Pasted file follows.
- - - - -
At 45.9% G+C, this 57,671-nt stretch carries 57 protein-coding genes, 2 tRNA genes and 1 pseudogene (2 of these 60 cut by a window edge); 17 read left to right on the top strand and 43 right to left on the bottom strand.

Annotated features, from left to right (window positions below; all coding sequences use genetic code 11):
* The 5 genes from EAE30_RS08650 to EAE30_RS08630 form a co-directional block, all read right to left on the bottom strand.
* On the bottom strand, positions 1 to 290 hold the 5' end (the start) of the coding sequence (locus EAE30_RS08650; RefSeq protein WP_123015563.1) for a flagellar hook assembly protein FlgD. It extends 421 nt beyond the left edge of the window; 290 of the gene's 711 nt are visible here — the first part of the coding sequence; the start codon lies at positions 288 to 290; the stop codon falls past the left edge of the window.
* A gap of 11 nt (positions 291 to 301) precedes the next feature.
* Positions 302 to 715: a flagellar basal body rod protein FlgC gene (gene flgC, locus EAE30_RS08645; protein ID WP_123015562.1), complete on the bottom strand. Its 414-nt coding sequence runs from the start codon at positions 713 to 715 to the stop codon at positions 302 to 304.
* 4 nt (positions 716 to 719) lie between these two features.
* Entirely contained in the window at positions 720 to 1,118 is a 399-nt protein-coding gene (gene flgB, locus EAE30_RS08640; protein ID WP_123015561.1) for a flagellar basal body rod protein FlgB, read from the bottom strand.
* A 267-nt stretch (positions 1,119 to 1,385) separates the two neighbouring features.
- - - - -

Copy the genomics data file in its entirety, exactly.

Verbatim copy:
At 45.9% G+C, this 57,671-nt stretch carries 57 protein-coding genes, 2 tRNA genes and 1 pseudogene (2 of these 60 cut by a window edge); 17 read left to right on the top strand and 43 right to left on the bottom strand.

Annotated features, from left to right (window positions below; all coding sequences use genetic code 11):
* The 5 genes from EAE30_RS08650 to EAE30_RS08630 form a co-directional block, all read right to left on the bottom strand.
* On the bottom strand, positions 1 to 290 hold the 5' end (the start) of the coding sequence (locus EAE30_RS08650; RefSeq protein WP_123015563.1) for a flagellar hook assembly protein FlgD. It extends 421 nt beyond the left edge of the window; 290 of the gene's 711 nt are visible here — the first part of the coding sequence; the start codon lies at positions 288 to 290; the stop codon falls past the left edge of the window.
* A gap of 11 nt (positions 291 to 301) precedes the next feature.
* Positions 302 to 715: a flagellar basal body rod protein FlgC gene (gene flgC, locus EAE30_RS08645; protein ID WP_123015562.1), complete on the bottom strand. Its 414-nt coding sequence runs from the start codon at positions 713 to 715 to the stop codon at positions 302 to 304.
* 4 nt (positions 716 to 719) lie between these two features.
* Entirely contained in the window at positions 720 to 1,118 is a 399-nt protein-coding gene (gene flgB, locus EAE30_RS08640; protein ID WP_123015561.1) for a flagellar basal body rod protein FlgB, read from the bottom strand.
* A 267-nt stretch (positions 1,119 to 1,385) separates the two neighbouring features.